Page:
Authorities’ plan for the parliamentary elections shapes up
The Belarusian authorities are attempting to restore a political dialogue with the West, using the upcoming parliamentary election campaign. At the same time they intend to avoid major changes in the status of the Parliament (in both, domestic and foreign policy) and in the election process.
On February 6, Chairman of the United Civil Party Anatol Lyabedzka said that as a result of the elections authorities intend to create a “quazi-oppositional” political party in the Parliament. According to Mr. Lyabedzka, this project is supervised by the Belarusian KGB.
The keen intensification of the relations between Belarus and the EU in February 2012 indicates that governmental elites close to Lukashenko launched a campaign to revive a political dialogue with the EU. For instance, on 2 February Brussels based Office for a Democratic Belarus, submitted to the European Parliament a list of Belarusian citizens suggesting to lift the EU visa ban for them. On February 3, Latvian Foreign Ministry State Secretary A. Teikmanis paid an official visit to Minsk and, inter alia, discussed the fate of political prisoners with the Head of the Presidential Administration Vladimir Makey.
On February 8-10, Head of the European Commission’s Unit for Relations with Russia as well as the acting director for Eastern Europe, Southern Caucasus, and Central Asia, in the Commission’s Directorate-General for External Relations Mr. Wiegand arrived in Minsk. He also discussed the fate of political prisoners. On 9 February, the OSCE leadership urged Belarus to renew the mandate of the field presence of this organization in Minsk. In response, on 10 February President Alexander Lukashenko said he was willing to preserve the continuity of the new Parliament, only at 20-25% (record low).
In these circumstances, the opposition parties see the danger of them falling out of a dialogue between the Belarusian authorities and the EU. As well, the Presidential administration is not interested in the opposition parties to get into the Parliament and to “disturb” its well-tempered work. Therefore, the scenario when “designated” opposition is elected to the Parliament is feasible on principle. However it is not excluded that it is not the KGB who is in charge, usually the Presidential Administration deals with it.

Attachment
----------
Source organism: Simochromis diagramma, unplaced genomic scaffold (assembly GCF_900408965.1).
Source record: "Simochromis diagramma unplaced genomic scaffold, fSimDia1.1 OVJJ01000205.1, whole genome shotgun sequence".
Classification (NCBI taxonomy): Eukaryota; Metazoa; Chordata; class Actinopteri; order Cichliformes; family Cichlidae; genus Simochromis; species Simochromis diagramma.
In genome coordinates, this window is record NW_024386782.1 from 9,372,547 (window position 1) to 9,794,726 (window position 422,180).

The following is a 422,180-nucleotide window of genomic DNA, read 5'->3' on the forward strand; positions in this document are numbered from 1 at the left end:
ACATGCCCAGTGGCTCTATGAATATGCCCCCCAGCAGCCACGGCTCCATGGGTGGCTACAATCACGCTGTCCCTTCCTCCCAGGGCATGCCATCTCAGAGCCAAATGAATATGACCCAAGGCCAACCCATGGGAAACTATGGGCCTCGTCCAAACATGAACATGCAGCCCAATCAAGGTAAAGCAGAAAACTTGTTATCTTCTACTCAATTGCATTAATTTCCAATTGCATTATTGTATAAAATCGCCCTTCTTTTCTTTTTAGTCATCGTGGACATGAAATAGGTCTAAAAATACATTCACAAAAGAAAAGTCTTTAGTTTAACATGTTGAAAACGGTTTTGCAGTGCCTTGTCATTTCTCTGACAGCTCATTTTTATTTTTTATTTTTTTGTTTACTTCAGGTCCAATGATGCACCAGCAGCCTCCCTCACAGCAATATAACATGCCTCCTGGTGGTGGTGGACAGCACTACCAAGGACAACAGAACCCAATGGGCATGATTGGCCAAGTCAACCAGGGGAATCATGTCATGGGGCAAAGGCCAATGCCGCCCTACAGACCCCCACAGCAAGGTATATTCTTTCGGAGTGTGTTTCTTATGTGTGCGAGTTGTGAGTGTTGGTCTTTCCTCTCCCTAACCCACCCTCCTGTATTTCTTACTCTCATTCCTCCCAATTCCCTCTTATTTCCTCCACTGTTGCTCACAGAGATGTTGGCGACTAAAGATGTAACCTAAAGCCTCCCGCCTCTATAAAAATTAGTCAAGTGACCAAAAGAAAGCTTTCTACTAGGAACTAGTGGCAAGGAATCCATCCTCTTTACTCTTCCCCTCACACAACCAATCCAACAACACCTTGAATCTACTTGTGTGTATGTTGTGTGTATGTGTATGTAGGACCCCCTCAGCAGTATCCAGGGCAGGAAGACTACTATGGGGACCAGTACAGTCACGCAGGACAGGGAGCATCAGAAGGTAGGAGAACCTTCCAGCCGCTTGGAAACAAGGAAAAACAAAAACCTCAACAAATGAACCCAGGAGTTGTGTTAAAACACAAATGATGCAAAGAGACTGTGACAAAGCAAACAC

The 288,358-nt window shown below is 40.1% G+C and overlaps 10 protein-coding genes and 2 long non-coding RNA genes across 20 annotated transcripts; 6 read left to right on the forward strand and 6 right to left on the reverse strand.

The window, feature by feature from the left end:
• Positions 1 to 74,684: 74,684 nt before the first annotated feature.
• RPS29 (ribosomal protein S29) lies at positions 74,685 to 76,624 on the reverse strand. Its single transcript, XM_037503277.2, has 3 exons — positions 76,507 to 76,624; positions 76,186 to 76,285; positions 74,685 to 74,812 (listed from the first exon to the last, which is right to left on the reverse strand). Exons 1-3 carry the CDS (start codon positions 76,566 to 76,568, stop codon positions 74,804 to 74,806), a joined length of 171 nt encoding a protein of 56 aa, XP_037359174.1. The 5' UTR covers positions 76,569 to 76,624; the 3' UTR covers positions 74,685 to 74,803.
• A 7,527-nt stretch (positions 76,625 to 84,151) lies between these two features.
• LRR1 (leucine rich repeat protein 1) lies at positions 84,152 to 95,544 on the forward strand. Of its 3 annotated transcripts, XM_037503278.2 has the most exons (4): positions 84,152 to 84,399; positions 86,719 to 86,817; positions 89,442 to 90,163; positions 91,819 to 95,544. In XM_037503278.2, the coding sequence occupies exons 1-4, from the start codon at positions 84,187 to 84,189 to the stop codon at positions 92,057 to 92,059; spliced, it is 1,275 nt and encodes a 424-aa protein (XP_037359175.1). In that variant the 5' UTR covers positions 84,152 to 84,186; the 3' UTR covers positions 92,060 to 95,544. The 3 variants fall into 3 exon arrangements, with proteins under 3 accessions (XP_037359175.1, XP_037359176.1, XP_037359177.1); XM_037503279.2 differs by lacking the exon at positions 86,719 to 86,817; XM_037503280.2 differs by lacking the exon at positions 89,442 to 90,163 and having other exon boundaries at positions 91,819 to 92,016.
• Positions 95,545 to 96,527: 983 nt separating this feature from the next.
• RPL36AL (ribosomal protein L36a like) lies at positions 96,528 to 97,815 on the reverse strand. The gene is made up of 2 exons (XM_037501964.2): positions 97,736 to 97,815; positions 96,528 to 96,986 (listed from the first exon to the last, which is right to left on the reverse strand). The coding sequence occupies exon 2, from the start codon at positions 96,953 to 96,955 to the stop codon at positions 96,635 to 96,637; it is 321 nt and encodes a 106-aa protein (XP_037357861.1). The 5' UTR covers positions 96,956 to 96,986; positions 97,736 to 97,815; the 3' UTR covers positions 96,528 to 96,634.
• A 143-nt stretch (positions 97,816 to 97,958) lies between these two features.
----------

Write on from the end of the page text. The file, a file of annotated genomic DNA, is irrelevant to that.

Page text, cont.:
For obvious reasons, the statement of Mr. Lyabedzka is extremely difficult to confirm. Nevertheless, it has primarily safety implications: if the UCP is not able to influence the course of the campaign (which is very likely), while other members of the opposition parties or social movements are able to get into the Parliament (which is unlikely, but possible), then the argument about the collaboration with the KGB will be a universal explanation of success of some politicians and failures of others.
The statement of Mr. Lyabedzka not only points out to the growing crisis of mutual trust within the opposition, but also burns bridges for the UCP. On 6 February the UCP announced its support of an active boycott of the election campaign. The UCP will nominate its members and will use the campaign to inform the population about the absence of democratic institutions in Belarus and then will withdraw all candidates before the voting starts.
The Belarusian authorities regard the Catholic conference as yet another international event to promote Minsk as a global negotiating platform. Minsk’s proposal to organise a meeting between the Roman-Catholic Church and the Russian Orthodox Church is rather an image-making undertaking than a serious intention. However, the authorities could somewhat extend the opportunities for the Roman-Catholic Church in Belarus due to developing contacts with the Catholic world.
Minsk is attempting to lay out a mosaic from various international religious, political and sportive events to shape a positive image of Belarus for promoting the Helsinki 2.0 idea.
Belarus’ invitation to the head of the Holy See for a meeting with the Patriarch of the Russian Orthodox Church should be regarded as a continuation of her foreign policy efforts in shaping Minsk’s peacekeeping image and enhancing Belarus’ international weight. The Belarusian authorities are aware that their initiative is unlikely to find supporters among the leadership of the Russian Orthodox Church in Moscow. In Russia, isolationist sentiments prevail.
In addition, for domestic audiences, the authorities make up for the lack of tangible economic growth with demonstrations of growth in Minsk’s authority at international level through providing a platform for religious, sportive and other dialogues.